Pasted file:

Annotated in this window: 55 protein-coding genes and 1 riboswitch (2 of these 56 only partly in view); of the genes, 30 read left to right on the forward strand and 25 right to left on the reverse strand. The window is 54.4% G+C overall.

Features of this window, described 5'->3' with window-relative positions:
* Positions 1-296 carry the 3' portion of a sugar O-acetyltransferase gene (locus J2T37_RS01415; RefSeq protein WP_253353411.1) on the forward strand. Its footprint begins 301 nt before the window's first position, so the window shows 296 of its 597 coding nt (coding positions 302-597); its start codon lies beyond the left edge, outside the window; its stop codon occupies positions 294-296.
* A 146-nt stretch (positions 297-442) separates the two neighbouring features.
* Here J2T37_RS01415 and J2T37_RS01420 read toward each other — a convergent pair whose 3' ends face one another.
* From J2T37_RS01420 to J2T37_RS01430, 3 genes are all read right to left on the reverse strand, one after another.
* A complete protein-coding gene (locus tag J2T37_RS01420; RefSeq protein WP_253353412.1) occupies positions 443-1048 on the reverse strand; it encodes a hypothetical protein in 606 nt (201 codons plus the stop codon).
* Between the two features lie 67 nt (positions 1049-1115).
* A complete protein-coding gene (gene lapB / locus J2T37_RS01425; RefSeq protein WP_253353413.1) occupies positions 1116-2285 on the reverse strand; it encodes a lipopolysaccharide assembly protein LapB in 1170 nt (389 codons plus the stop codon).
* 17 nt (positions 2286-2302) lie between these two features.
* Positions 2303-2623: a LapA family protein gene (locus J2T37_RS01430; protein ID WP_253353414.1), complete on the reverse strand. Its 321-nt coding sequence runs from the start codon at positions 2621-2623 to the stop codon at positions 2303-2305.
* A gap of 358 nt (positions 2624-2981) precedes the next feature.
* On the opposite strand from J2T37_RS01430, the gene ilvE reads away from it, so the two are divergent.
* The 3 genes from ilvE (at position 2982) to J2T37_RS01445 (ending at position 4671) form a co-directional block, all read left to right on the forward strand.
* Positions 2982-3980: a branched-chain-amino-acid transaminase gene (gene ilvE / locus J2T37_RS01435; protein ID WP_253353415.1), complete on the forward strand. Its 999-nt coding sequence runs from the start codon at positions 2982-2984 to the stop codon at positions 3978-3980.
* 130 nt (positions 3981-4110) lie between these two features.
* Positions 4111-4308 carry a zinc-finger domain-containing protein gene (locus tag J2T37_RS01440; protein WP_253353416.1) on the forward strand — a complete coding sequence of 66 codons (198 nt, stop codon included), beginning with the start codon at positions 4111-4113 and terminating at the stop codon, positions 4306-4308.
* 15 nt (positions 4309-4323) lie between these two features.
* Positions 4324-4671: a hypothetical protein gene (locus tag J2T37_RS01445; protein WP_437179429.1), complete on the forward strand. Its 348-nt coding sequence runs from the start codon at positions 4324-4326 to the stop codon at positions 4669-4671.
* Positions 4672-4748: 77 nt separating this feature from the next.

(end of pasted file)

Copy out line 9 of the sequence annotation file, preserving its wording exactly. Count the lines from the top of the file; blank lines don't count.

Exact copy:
* A complete protein-coding gene (gene lapB / locus J2T37_RS01425; RefSeq protein WP_253353413.1) occupies positions 1116-2285 on the reverse strand; it encodes a lipopolysaccharide assembly protein LapB in 1170 nt (389 codons plus the stop codon).